The difference between the 591 percent cited in the report and the 594 percent tweeted by Cordray is negligible.
We rate this statement True.
Richard Cordray, Tweet, May 17, 2018
Ohio Legislature, House Bill 123, Introduced March 2017
Pew Charitable Trusts, "How State Rate Limits Affect Payday Loan Prices," April 2014
Pew Charitable Trusts, "Ohio Has the Highest Payday Loan Prices in the Nation," Dec. 16, 2016
Center for Responsible Lending, "The Buckeye Burden: An Analysis of Payday and Car Title Lending in Ohio," November 2015
Ohio Supreme Court, OHIO NEIGHBORHOOD FINANCE, INC., D.B.A. CASHLAND, APPELLANT, v. SCOTT, APPELLEE. 2014
Cleveland Plain Dealer op ed by State Rep. Kyle Koehler, "Payday lenders spread misleading information so they can keep profits," June 3, 2018
Dayton Daily News, "Payday lending crackdown stalls in Ohio House," April 19, 2018
Cleveland Plain Dealer, "Groups gear up for a fight as agency tries to apply brakes to payday loans," (Accessed in Nexis) April 3, 2016
Cleveland Plain Dealer, "Payday lending bill clears House panel after stalling a year Ohio legislature," April 19, 2018
Cleveland Plain Dealer, "Lawmaker disputes payday lenders’ claim on bill Legislature," (Accessed in Nexis) May 26, 2018
Cleveland Plain Dealer, "Ohio payday loan amendment supporters get OK to collect signatures," May 29, 2018
Columbus Dispatch, "STATEHOUSE; Payday-loan law changes slow to gel," (Accessed in Nexis) Nov. 30, 2017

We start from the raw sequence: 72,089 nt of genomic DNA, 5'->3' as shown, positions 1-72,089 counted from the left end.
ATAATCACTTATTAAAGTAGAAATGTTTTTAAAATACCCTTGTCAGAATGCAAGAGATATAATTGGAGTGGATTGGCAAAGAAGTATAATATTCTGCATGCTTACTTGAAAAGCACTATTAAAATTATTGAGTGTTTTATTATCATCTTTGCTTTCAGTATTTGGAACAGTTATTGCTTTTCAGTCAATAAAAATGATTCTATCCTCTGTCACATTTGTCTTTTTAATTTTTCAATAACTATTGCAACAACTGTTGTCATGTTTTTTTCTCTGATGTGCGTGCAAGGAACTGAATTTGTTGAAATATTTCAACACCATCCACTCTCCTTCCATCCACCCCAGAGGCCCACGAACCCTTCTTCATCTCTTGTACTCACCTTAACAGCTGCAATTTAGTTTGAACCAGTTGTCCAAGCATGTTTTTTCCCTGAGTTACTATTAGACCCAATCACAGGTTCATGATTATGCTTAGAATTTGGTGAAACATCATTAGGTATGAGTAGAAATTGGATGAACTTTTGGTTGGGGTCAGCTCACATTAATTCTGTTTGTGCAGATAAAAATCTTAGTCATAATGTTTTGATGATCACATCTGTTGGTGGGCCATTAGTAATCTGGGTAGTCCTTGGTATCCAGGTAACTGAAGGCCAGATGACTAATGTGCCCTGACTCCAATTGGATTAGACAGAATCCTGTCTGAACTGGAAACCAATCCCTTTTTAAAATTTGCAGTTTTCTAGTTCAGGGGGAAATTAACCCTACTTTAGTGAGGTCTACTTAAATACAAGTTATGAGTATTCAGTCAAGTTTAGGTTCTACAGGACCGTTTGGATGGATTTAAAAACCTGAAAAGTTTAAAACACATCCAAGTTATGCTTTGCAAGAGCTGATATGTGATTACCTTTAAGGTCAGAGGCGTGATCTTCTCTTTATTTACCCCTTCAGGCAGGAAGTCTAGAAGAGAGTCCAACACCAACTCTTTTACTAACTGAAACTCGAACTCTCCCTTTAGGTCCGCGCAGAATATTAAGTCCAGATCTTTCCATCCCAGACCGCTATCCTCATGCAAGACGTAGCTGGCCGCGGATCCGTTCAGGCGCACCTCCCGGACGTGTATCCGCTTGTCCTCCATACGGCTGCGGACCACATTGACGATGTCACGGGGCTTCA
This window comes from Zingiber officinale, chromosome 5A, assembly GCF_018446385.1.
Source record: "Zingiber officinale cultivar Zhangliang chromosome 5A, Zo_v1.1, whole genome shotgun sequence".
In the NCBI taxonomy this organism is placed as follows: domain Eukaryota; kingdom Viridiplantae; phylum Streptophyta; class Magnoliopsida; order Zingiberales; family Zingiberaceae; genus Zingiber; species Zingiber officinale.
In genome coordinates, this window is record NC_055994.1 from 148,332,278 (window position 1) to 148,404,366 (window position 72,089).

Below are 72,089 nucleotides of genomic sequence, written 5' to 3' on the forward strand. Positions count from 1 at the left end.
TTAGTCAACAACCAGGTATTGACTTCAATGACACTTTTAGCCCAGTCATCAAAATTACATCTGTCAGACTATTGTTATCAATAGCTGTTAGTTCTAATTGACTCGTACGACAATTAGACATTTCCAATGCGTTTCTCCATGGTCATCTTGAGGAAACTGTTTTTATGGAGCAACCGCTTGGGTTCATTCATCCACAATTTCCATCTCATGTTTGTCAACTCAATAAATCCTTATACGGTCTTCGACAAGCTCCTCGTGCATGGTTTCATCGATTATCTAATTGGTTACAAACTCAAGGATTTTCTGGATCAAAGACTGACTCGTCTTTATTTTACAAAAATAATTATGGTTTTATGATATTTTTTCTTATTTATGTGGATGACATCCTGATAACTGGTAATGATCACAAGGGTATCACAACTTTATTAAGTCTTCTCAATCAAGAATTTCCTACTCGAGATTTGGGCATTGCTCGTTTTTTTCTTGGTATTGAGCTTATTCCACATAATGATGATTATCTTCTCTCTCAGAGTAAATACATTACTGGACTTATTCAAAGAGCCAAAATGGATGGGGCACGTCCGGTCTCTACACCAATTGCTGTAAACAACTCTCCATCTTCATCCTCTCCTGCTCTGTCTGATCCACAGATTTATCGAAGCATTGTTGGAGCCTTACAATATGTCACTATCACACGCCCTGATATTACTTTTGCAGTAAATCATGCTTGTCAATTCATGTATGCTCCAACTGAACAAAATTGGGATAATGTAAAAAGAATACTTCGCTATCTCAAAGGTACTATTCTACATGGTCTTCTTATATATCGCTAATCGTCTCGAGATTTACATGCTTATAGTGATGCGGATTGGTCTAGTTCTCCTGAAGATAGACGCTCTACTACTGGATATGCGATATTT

Dayton Daily News, "Cordray clamps down on payday lenders," (Accessed in Nexis) Oct. 9, 2017
Columbus Dispatch, "After law fails, new bill hopes to limit rates," March 19, 2017
PolitiFact Florida, "Patrick Murphy praises Florida's payday law as 'stronger than almost any other state," April 6, 2016
Interview, Lacey Rose, Richard Cordray spokeswoman, May 29, 2018
Interview, Alex Horowitz, senior research officer for Pew's consumer finance project, May 31, 2018
Interview, Benny Martinez, Pew charitable trusts spokesman, May 31, 2018
Interview, Patrick Crowley, Partner, Strategic Advisers, LLC on behalf of Ohio Consumer Lenders Association, May 30, 2018
Interview, Diane Standaert, Center for Responsible Lending director of state policy, May 31, 2018
Interview, Katherine M. Caprez Legislative Aide, Rep. Kyle Koehler Ohio House of Representatives, District 79, June 1, 2018
Read About Our Process
In a world of wild talk and fake news, help us stand up for the facts.